Gladium 2006 Tempranillo Crianza, La Mancha, Spain: a nose of mint, plum, and black fruit with a hint of cedar. The palate is quite woody – in an ‘it gave me splinters’ kind of way. Some dark fruits on the palate again. Simple. Good+. $16.
Chateau de Campuget 2006 “1753” Costieres de Nimes, France: A nose of spice, pepper and blackberry. The palate again had blackberry and pepper with high extract and tannins. Very Good. $22.
Joie Farm 2007 PTG, Okanagan Valley, British Columbia: Better than the chard. But still, this smelled like poop and nuts. Not the greatest pairing. The palate was a lot better, though, with pepper, cherry, manure, and some earth. This lacked balance and is so overpriced it’s not funny. Good+. $35.
Tardieu-laurent 2007 Les Grands Augustins, Pays d’Oc, France: I was honestly hoping for a lot more from this wine as I love Tardieu-Laurents Chateauneufs and other higher end Rhone bottlings. This, however, was just basic southern rhone blended table wine. The palate had pepper and some blackberry. Again the palate is driven by pepper, which is classic for the southern rhone, blackberry, and game. Tastes a little oaky too. Good+ to Very Good. $22.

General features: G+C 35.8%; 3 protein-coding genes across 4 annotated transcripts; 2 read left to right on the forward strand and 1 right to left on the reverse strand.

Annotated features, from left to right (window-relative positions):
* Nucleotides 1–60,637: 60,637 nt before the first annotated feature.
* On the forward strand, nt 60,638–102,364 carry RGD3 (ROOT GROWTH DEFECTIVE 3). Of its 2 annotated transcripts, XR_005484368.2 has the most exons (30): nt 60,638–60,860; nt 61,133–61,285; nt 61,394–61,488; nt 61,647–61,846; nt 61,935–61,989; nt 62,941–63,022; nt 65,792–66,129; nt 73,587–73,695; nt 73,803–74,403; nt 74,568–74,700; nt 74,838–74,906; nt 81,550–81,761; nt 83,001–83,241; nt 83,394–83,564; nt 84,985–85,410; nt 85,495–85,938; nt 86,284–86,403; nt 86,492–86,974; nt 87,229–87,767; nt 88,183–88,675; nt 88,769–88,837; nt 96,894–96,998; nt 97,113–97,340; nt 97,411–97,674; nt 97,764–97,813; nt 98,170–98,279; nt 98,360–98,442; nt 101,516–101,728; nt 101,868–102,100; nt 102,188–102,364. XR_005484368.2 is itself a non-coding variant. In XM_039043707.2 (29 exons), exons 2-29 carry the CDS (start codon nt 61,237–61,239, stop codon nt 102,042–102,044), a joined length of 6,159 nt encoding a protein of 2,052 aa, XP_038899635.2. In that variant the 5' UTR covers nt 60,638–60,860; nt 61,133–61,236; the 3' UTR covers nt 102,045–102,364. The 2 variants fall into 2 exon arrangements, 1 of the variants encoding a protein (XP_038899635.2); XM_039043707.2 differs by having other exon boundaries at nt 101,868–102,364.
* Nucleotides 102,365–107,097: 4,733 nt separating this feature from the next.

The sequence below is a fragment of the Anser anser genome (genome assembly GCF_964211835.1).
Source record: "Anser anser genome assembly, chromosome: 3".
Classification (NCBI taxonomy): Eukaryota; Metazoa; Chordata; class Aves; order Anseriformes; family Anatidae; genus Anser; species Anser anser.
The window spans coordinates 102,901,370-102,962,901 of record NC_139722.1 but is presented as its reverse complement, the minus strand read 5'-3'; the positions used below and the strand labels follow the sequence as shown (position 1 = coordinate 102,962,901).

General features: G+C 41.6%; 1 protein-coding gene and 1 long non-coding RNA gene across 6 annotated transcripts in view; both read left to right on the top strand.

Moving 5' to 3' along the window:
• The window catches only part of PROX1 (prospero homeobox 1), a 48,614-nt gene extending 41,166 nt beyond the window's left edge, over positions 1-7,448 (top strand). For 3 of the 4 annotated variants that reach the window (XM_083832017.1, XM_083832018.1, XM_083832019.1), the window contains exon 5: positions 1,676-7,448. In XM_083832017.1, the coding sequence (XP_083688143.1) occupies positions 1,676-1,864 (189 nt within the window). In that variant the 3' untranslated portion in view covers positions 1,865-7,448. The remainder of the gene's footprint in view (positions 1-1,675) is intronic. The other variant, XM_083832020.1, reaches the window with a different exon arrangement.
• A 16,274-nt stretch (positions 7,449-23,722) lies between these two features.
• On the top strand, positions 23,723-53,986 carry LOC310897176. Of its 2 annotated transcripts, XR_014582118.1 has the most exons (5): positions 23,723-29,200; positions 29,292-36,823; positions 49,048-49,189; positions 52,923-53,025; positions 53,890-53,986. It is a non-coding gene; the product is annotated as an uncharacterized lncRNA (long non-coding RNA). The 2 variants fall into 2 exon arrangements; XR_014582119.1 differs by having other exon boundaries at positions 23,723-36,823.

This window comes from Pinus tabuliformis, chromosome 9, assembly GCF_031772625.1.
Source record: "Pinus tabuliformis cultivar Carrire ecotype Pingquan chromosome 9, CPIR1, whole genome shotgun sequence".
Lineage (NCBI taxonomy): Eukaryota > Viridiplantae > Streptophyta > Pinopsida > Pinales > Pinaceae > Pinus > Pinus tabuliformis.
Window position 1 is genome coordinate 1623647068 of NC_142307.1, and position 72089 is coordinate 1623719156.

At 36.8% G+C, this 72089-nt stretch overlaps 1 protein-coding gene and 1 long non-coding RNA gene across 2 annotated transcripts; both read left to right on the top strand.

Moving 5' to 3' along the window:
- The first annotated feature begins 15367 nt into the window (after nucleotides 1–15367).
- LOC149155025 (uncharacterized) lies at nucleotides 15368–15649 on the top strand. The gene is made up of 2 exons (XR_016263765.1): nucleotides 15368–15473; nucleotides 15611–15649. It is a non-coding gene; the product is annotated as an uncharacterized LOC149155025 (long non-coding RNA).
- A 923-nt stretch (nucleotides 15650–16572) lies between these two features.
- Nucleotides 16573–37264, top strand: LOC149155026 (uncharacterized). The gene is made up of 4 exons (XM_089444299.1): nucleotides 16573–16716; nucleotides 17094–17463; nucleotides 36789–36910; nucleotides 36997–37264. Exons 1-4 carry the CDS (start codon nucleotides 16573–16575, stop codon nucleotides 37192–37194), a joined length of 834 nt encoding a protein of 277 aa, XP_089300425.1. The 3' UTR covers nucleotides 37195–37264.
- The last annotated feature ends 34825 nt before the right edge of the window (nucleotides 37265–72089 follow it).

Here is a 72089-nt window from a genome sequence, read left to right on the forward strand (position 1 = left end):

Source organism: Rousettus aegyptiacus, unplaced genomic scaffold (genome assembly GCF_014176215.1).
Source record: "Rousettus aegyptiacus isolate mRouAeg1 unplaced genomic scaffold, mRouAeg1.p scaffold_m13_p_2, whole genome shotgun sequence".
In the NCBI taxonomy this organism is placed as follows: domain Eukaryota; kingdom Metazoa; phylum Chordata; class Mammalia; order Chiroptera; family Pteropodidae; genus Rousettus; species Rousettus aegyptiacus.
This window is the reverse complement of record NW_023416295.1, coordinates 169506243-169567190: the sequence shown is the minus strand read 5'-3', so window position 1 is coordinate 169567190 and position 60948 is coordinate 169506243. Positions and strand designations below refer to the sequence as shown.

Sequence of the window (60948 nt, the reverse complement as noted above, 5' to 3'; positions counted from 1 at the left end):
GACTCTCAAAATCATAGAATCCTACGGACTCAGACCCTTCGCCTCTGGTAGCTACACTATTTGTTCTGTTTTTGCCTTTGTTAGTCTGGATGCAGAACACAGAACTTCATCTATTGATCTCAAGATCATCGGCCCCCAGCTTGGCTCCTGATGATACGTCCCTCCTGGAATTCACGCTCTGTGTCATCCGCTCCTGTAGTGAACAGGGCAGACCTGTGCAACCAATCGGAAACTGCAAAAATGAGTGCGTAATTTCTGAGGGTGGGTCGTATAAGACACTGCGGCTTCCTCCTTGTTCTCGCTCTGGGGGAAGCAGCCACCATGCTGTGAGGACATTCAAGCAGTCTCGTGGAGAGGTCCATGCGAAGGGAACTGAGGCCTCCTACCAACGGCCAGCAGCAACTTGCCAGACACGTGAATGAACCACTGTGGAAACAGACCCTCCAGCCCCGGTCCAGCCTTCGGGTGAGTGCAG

Domaine Parent 2006 Bourgogne Pinot Noir, Burgundy, France: A cherry and strawberry nose. This was acidic and bright on the palate with some earth. Very simple and a bit overly-sour. This didn’t work for me. Good+. $27.
Misiones de Rengo 2006 Cuvée Cabernet Sauvignon, Rapel Valley, Chile: This is a standard, but good, Chilean cab. It’s not exciting, but it’s solid. The palate had the classic Chilean funk, and some cedar, almost like cedar soup to me (common amongst low-end Chilean cabs). The palate had eucalyptus, cedar, black fruits and chocolate. For me, Cabernet Sauvignon is the kind of grape that really only tastes right when meticulous effort is put into growing and vinifying it. I rarely think lower-end cabs are that great or worth the money. Instead, for easy drinking but fruity reds I prefer cool climate Australian Shiraz, Argentinian Malbec and reds from southern France, particularly Cotes du Rhone villages or the Languedoc. Very Good. $20.
DuNah Vineyards 2003 Tre Cuvée, Mendocino, California: A strange trio of grapes, including sangiovese, this still just tastes like a random red blend from California. A nose of coffee, dusty black fruit, chocolate and mint. The palate had cedar, oak, dill, chocolate, and black fruits. Tasty but too expensive for what you get. Very Good to Very Good+. $50.
In the end, a nice collection of wines, with the whites winning out over the reds for me, confirming my suspicions that it is much easier to get high quality whites for under $30 than high quality reds, keeping in mind our gross 117% duty markup. If it weren’t for the highest wine taxes in North America, we would have no trouble getting great reds and great whites under $20. As it is, we must seek out the gems and suffer many a bad bottle. All the more reason why tastings like this are great.